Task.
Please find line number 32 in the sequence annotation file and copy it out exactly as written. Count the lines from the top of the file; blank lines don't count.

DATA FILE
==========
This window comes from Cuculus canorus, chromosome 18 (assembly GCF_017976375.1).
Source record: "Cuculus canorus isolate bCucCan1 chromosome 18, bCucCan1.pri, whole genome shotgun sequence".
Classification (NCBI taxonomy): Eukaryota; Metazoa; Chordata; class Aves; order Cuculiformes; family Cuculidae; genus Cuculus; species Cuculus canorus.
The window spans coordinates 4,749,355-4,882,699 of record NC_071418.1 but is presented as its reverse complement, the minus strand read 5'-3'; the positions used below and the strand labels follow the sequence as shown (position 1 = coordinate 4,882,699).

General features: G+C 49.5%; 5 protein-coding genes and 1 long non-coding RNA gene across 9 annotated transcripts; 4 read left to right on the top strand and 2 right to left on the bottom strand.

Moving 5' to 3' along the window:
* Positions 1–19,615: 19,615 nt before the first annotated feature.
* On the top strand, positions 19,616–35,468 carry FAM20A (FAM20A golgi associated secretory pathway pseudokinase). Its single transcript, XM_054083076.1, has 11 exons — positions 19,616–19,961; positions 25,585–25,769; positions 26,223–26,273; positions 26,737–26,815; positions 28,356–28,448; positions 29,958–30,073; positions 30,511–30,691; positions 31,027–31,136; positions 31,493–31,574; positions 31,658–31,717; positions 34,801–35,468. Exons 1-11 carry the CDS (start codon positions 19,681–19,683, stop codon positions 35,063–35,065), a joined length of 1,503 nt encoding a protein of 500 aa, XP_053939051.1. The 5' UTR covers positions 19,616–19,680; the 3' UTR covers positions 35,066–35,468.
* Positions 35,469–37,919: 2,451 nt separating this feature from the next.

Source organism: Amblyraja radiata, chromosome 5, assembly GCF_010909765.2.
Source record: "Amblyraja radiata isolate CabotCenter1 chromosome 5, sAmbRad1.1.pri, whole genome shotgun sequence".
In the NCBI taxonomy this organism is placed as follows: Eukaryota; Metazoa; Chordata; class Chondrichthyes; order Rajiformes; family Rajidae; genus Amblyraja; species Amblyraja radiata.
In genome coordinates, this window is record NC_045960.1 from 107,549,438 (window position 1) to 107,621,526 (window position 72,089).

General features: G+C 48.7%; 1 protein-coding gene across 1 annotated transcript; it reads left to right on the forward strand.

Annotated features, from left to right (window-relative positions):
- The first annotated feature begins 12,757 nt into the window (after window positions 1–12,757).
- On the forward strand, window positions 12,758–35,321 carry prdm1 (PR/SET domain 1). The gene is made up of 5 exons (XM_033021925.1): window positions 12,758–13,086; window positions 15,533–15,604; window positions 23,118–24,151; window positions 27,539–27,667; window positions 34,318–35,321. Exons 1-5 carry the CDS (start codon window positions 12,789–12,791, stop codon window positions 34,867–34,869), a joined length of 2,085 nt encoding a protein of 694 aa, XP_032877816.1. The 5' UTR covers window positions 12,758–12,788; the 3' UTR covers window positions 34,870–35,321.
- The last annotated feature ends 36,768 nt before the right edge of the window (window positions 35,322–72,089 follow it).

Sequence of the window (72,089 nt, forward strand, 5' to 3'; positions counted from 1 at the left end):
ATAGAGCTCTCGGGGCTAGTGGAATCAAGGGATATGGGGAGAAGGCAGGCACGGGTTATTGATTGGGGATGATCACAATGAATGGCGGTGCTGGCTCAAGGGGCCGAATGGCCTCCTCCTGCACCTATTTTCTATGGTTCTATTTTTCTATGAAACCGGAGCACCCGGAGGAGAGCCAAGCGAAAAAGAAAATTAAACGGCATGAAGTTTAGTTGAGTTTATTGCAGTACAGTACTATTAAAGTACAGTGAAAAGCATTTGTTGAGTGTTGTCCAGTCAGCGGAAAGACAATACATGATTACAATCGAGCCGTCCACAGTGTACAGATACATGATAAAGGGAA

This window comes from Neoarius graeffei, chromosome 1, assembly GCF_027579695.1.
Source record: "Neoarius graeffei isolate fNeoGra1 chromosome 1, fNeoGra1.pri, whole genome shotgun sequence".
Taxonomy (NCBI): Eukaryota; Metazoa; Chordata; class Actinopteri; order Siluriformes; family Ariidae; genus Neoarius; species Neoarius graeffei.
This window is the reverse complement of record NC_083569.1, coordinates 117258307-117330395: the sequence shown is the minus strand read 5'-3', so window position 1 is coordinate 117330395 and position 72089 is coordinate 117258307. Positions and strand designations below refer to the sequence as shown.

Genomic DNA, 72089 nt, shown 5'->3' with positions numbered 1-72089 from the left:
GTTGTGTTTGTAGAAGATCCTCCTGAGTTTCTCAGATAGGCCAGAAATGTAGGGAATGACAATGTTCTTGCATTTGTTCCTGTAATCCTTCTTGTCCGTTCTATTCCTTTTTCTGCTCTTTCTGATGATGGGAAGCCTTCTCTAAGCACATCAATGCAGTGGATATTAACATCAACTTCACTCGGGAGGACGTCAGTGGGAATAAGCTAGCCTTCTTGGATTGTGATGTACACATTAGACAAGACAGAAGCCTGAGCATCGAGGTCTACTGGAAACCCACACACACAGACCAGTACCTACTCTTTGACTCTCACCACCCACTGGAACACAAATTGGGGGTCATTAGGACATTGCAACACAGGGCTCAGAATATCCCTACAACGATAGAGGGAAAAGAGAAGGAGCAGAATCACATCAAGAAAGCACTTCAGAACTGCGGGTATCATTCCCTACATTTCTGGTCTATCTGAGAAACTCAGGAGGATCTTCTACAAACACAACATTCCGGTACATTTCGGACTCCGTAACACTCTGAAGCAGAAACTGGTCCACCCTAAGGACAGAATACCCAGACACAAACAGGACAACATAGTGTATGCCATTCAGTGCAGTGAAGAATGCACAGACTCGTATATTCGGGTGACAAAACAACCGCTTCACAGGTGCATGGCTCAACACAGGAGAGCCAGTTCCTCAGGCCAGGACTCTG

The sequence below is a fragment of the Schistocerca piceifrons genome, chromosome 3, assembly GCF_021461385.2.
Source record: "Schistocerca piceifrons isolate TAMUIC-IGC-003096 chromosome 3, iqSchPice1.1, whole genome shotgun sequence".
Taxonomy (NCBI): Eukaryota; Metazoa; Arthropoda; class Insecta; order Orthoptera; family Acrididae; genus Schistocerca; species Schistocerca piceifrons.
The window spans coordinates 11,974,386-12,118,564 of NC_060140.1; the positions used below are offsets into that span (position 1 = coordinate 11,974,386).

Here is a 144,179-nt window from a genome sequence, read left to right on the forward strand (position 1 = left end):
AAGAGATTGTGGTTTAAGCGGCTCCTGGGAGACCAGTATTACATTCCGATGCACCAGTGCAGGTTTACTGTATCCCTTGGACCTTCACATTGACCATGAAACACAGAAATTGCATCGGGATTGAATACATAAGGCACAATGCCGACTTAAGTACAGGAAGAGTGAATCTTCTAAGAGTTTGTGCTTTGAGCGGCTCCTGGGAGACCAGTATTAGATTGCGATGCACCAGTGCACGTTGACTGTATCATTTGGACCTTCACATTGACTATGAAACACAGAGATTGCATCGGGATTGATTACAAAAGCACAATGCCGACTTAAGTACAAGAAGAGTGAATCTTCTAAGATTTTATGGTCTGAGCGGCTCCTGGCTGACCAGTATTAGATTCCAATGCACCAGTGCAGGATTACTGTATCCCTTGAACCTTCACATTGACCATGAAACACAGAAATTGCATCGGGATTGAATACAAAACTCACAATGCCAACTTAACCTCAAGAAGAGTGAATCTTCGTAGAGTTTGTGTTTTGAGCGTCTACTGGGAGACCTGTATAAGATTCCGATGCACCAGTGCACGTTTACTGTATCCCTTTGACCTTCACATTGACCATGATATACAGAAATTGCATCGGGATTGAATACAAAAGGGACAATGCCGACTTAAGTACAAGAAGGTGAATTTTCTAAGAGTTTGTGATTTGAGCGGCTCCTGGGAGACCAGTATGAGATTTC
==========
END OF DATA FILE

AAGAGATTGTGGTTTAAGCGGCTCCTGGGAGACCAGTATTACATTCCGATGCACCAGTGCAGGTTTACTGTATCCCTTGGACCTTCACATTGACCATGAAACACAGAAATTGCATCGGGATTGAATACATAAGGCACAATGCCGACTTAAGTACAGGAAGAGTGAATCTTCTAAGAGTTTGTGCTTTGAGCGGCTCCTGGGAGACCAGTATTAGATTGCGATGCACCAGTGCACGTTGACTGTATCATTTGGACCTTCACATTGACTATGAAACACAGAGATTGCATCGGGATTGATTACAAAAGCACAATGCCGACTTAAGTACAAGAAGAGTGAATCTTCTAAGATTTTATGGTCTGAGCGGCTCCTGGCTGACCAGTATTAGATTCCAATGCACCAGTGCAGGATTACTGTATCCCTTGAACCTTCACATTGACCATGAAACACAGAAATTGCATCGGGATTGAATACAAAACTCACAATGCCAACTTAACCTCAAGAAGAGTGAATCTTCGTAGAGTTTGTGTTTTGAGCGTCTACTGGGAGACCTGTATAAGATTCCGATGCACCAGTGCACGTTTACTGTATCCCTTTGACCTTCACATTGACCATGATATACAGAAATTGCATCGGGATTGAATACAAAAGGGACAATGCCGACTTAAGTACAAGAAGGTGAATTTTCTAAGAGTTTGTGATTTGAGCGGCTCCTGGGAGACCAGTATGAGATTTC